THIS OPINION HAS NO PRECEDENTIAL VALUE. IT SHOULD NOT BE CITED OR RELIED ON AS PRECEDENT IN ANY PROCEEDING EXCEPT AS PROVIDED BY RULE 268(d)(2), SCACR.
THE STATE OF SOUTH CAROLINA
In The Court of Appeals
South Carolina Department of Social Services, Respondent,
Sierra R. and Ronald R., Defendants,
Of whom Sierra R. is the, Appellant.
In the interest of three minors under the age of 18.
Appeal from Aiken County
The Honorable Vicki J. Snelgrove, Family Court Judge
Unpublished Opinion No. 2012-UP-051
Submitted January 2, 2012 – Filed January 25, 2012
Clarke W. McCants, III, of Aiken, for Appellant.
Dennis M. Gmerek, of Aiken, for Respondent.
Patrick A. McWilliams, of Aiken, for Guardian ad Litem.
PER CURIAM: Sierra R. (Mother) appeals the family court's termination of her parental rights (TPR) to her three minor children (Children), arguing the family court erred in terminating her parental rights when the Department of Social Services (DSS) failed to prove by clear and convincing evidence that it was not reasonably likely the home could be made safe within twelve months. We affirm.
The family court may order TPR upon finding one or more of eleven statutory grounds is satisfied and also finding TPR is in the best interest of the child. S.C. Code Ann. § 63-7-2570 (2010). Section 63-7-2570(1) of the South Carolina Code (Supp. 2010) provides for termination of parental rights when: "The child or another child while residing in the parent's domicile has been harmed . . . and because of the severity or repetition of the abuse or neglect, it is not reasonably likely that the home can be made safe within twelve months." Furthermore, "[i]n determining the likelihood that the home can be made safe, the parent's previous abuse or neglect of the child . . . may be considered." S.C. Code Ann. § 63-7-2570(1). A child is harmed when a parent "fails to supply the child with adequate . . . shelter . . . and the failure to do so has caused or presents a substantial risk of causing physical or mental injury." S.C. Code Ann. § 63-7-20(4)(c) (2010).
On appeal from the family court, this court reviews factual and legal issues de novo. Simmons v. Simmons, 392 S.C. 412, 414, 709 S.E.2d 666, 667 (2011); see also Lewis v. Lewis, 392 S.C. 381, 386, 709 S.E.2d 650, 652 (2011). Although this court reviews the family court's findings de novo, we are not required to ignore the fact that the family court, who saw and heard the witnesses, was in a better position to evaluate their credibility and assign comparative weight to their testimony. Lewis, 392 S.C. at 385, 709 S.E.2d at 652. The burden is upon the appellant to convince this court that the family court erred in its findings. Id.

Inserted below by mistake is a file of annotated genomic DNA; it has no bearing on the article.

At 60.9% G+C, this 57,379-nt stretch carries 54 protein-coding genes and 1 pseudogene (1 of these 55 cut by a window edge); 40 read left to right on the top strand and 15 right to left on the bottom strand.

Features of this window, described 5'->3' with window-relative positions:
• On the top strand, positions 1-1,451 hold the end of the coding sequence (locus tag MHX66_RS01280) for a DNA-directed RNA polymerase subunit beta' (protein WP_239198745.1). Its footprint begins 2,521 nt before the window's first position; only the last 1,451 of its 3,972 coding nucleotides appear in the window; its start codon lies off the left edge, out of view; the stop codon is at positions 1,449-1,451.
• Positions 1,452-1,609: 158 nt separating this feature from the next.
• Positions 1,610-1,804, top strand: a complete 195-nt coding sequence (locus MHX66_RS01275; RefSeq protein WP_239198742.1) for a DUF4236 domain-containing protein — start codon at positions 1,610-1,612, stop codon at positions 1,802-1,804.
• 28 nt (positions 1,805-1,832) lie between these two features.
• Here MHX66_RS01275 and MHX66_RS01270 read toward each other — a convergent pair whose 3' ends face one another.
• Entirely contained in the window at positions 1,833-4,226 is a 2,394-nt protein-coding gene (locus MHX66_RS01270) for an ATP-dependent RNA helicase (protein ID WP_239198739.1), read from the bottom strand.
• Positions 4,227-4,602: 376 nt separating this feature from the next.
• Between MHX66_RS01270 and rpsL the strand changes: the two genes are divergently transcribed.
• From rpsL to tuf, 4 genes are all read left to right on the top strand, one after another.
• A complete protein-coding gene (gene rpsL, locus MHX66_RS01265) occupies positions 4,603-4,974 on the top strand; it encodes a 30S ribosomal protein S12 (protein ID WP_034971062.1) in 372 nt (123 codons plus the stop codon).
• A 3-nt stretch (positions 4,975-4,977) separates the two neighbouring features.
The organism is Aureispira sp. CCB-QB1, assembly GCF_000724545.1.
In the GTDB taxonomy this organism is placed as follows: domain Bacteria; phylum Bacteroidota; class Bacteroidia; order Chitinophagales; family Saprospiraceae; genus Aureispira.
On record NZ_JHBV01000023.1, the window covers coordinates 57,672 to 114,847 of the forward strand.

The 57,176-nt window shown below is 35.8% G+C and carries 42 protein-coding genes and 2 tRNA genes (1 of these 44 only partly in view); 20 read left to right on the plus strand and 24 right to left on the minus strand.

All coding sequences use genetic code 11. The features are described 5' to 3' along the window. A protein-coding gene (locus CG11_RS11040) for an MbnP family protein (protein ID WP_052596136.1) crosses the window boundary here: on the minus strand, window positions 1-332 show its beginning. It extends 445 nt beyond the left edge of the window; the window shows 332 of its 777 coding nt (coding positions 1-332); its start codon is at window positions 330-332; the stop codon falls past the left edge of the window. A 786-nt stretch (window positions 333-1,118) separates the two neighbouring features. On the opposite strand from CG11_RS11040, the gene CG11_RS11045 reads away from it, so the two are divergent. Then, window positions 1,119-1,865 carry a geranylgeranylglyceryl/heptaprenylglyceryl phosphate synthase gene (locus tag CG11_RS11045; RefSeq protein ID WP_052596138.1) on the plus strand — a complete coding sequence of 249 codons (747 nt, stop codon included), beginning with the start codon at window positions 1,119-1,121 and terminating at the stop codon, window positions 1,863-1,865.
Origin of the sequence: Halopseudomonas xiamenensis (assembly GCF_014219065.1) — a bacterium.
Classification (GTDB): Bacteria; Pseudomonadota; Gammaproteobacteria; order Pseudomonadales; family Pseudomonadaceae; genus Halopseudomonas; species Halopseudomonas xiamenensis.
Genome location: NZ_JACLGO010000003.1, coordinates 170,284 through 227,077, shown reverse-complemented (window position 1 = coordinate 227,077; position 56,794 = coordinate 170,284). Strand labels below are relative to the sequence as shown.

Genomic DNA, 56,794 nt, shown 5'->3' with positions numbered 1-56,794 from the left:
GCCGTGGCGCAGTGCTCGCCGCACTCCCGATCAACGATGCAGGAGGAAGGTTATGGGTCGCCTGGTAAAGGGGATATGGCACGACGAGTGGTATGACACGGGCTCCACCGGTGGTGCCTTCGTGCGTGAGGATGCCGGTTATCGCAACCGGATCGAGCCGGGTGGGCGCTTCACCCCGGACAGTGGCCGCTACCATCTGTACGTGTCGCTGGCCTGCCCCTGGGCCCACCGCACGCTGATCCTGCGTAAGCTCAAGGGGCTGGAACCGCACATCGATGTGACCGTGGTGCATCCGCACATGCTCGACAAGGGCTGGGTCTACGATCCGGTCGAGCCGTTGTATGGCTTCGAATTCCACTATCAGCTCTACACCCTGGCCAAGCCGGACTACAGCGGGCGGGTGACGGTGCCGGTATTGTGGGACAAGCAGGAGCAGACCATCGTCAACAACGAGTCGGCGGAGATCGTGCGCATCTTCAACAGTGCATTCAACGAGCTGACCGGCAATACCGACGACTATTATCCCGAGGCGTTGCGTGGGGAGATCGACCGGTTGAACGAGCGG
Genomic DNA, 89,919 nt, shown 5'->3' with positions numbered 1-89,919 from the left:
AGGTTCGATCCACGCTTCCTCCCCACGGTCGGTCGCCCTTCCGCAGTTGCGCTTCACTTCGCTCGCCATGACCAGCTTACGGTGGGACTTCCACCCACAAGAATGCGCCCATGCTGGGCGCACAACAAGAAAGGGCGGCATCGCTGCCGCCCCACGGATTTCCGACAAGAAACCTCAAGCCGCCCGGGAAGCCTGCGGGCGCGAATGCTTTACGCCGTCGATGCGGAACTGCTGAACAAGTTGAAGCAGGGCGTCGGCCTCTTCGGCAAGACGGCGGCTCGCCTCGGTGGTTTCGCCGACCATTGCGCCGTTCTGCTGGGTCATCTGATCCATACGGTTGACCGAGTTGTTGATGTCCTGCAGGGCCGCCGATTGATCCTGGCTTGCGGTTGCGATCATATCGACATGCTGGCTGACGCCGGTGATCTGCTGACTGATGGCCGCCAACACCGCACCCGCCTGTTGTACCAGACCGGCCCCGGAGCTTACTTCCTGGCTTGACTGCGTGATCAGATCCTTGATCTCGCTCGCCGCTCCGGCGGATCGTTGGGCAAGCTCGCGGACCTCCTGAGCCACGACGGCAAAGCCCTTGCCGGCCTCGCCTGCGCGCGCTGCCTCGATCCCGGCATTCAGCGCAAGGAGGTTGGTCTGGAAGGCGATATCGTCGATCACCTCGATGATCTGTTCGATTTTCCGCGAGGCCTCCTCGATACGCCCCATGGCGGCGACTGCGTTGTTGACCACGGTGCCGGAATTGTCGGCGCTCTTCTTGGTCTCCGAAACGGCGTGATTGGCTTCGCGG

We affirm the family court's finding that the Children were harmed because Mother failed to provide an adequate, safe, and sanitary home. Significant evidence was presented that the home was found in a deplorable condition multiple times over the course of almost five years. The record reveals authorities observed dirty clothes and trash strewn around the home, piles of dirty diapers, rotten food, and roaches. Furthermore, testimony was presented that batteries, cords, and other safety hazards were on the floor and posed a potential danger to the Children. In regards to whether it is reasonably likely that the home could be made safe within twelve months, it is particularly telling that Mother received extensive services from DSS, admitted to being able to keep a clean home, yet still repeatedly failed to keep the home in a safe and sanitary condition. Mother's extended involvement with DSS over the same issue demonstrates a pattern of neglect that indicates the home is not reasonably likely to be made safe within twelve months.
SHORT, WILLIAMS, and GEATHERS, JJ., concur.
 We decide this case without oral argument pursuant to Rule 215, SCACR.
 Mother did not appeal the family court's finding that TPR was in Children's best interests.